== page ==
First, Go Set a Watchman is not a sequel to To Kill a Mockingbird.
And you can't read it like one. Think of Watchman as a companion to Mockingbird. Some articles I've read say to consider it as an alternate reality of sorts, but for me I don't think even that was necessary. Watchman is different, and if you know going in that it won't be necessarily a sequel, then I think your experience will benefit. The best way to not pigeonhole Watchman as a sequel is to--

Know the manuscript history.
Few books really require you to know its origin and its authorial context. But you really do need to know the context of Watchman's genesis and publication. Harper Lee wrote Watchman before she wrote Mockingbird--before. She submitted Watchman to a publisher, and her editor asked for more content about Jean Louise's childhood. That led to To Kill a Mockingbird.

The manuscript for Go Set a Watchman's 21st-century publication was lightly edited. It did not undergo rigorous substantive or developmental edits, and in many ways could be considered a first draft of Maycomb and its inhabitants. Knowing how Watchman came about greatly informed how I read the book. I found myself asking questions about Lee's experience with Maycomb and Atticus and Jean Louise and how she might have written things differently had Mockingbird actually come first.

But Mockingbird didn't come first, and that's really important to understanding Watchman.

Read critically.
Don't read Watchman if you're looking for straight-up entertainment, because this book begs to be read critically. Your experience with it will be greatly enhanced if you ask questions along the way and think seriously about the story. Strive for empathy with the characters, and remember that we are reading this on the other side of civil rights, most of us having grown up post-1950s and '60s. Perhaps history books make it easier for us to understand the right/wrong of civil rights better than the good-at-heart white Southerners who lived it and had their entire worldviews challenged. That would be hard, and I think we really aren't in a position to judge Atticus, Uncle Jack, or Hank. They underwent a massive cultural shift, and I don't think many of us know what that feels like.

When I closed this book, I was filled with the truth that good people--even great people--aren't perfect. That perhaps even Atticus--arguably the greatest American literary hero--is human and fallible. Good people are imperfect, and imperfect people can still be good people. Maybe American literature has propped up Atticus as a too-perfect beacon, and I may love him even more than I did before after reading Watchman.

Don't read Watchman with emotions only--use your brain.

Spoiler time--I'm eager to share some of the specific experiences I had while reading Watchman, and those include some spoilers. So if you want to stop here, please do, and come back after you've read it!

:: I really wonder what Harper Lee would have done with Jem if she'd written Mockingbird first. You find out early on that Jem died young (in his twenties) of sudden heart failure. And I was devastated. I had to remember that for Lee, Jem was already dead when she wrote Mockingbird, and I'd love to know about her experience developing Jem's character in Mockingbird knowing the fate she gave him. Jem's death blindsided me.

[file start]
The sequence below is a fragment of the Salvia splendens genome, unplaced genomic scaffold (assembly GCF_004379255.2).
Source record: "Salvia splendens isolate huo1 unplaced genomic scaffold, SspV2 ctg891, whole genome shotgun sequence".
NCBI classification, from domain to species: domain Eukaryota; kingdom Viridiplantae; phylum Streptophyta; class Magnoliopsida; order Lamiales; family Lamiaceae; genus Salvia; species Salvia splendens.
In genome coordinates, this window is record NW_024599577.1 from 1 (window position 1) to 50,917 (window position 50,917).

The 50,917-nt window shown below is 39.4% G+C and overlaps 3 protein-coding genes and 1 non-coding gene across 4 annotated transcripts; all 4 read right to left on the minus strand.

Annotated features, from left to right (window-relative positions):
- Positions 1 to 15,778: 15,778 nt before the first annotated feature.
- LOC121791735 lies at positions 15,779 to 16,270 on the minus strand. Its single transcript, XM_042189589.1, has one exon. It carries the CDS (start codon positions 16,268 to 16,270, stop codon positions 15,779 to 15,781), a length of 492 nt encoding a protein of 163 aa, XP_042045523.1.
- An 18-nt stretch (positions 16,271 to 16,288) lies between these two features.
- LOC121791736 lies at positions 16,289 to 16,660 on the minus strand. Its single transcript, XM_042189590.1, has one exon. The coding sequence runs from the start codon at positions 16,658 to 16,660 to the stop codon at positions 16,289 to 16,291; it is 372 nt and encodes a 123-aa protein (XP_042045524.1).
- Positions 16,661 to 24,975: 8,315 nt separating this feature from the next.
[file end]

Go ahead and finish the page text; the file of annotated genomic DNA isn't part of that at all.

:: If Mockingbird is Scout's coming-of-age story, Watchman is Jean Louise's quarter-life crisis. I love the Jean Louise of Watchman and admire her passion and empathize with her idealism. Later in the book she recognizes her figurative color-blindness, and while that's a wonderful quality, it also prevents her from being able to easily see the civil rights issue from another's perspective (like Atticus's and Uncle Jack's).

:: I love Dr. Finch (Atticus's brother). His character was my favorite next to Jean Louise. He's obscure, but insightful and helped me understand the issues in this book better than I would have on my own.

:: I don't hate Atticus, nor am I disillusioned by Watchman's rendering of him. I found his fallibility refreshing more than anything and also wondered who he might have been had Watchman undergone more serious edits, or if Mockingbird really had come second. I would love to hear what Harper Lee has to say about these two books, their relationship to each other, and her relationship to each of them.

:: In many ways--and despite Atticus's beautiful championing of justice in Mockingbird--Atticus is still a man of his time. In his 70s, he was witnessing a turbulent rebirth of his homeland and social systems. I truly don't believe his involvement in the segregationist movement was born of hate, but rather his attempt to reconcile his values and worldview with an imperfect and evolving social system. I wish readers today would give him more grace.

::  I loved this quote from the book (spoken by Uncle Jack--Atticus's brother--to Jean Louise):

Now you, Miss, born with your own conscious, somewhere along the line fastened it like a barnacle to your father's. As you grew up, when you were grown, totally unknown to yourself, you confused your father with God. You never saw him as a man with a man's heart, and a man's feelings--I'll grant you it may have been hard to see, he makes so few mistakes, but he makes 'em like all of us. You were an emotional cripple, leaning on him, getting answers from him, assuming that your answers would always be his answers.